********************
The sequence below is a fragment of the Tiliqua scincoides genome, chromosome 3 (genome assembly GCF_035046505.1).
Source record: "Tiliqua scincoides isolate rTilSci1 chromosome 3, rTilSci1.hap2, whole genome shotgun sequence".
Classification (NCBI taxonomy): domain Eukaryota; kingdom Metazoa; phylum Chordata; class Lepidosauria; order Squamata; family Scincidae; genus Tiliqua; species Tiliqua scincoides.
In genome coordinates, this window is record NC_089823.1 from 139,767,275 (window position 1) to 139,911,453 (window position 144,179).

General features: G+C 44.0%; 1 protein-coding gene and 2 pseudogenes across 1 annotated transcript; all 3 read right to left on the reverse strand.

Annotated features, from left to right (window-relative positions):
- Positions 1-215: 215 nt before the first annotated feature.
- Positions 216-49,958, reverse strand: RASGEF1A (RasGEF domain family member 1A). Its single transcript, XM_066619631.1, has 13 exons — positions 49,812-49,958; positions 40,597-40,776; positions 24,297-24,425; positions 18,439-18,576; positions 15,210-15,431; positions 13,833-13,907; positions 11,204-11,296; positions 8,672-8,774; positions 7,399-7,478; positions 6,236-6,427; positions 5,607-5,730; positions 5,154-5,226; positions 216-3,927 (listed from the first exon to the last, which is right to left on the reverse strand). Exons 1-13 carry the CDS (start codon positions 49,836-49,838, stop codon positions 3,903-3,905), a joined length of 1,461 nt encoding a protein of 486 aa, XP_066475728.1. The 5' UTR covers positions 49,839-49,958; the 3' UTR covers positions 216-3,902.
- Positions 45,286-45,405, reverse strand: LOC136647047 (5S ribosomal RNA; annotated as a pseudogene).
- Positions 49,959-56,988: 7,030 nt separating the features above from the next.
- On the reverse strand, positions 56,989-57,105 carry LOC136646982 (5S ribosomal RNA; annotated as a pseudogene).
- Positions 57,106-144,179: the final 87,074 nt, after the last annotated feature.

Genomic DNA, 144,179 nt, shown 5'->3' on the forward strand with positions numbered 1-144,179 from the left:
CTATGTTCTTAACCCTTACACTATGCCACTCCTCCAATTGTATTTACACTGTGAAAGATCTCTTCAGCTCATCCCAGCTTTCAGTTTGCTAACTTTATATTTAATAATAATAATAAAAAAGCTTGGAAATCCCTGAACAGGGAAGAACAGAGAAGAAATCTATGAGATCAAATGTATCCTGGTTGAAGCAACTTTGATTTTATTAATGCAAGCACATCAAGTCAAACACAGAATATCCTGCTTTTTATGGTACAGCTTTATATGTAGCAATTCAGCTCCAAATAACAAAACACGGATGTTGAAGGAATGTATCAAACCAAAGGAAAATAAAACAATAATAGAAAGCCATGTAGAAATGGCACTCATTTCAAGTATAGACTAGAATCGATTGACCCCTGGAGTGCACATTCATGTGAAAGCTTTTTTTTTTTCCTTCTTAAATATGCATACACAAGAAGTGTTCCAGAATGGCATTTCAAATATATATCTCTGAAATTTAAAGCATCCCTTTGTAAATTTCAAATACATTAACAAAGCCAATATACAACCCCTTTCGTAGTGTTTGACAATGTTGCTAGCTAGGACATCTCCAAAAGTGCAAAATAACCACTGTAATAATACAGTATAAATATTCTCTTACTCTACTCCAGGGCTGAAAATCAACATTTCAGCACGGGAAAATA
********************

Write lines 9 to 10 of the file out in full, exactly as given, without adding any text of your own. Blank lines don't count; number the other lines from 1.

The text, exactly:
- Positions 45,286-45,405, reverse strand: LOC136647047 (5S ribosomal RNA; annotated as a pseudogene).
- Positions 49,959-56,988: 7,030 nt separating the features above from the next.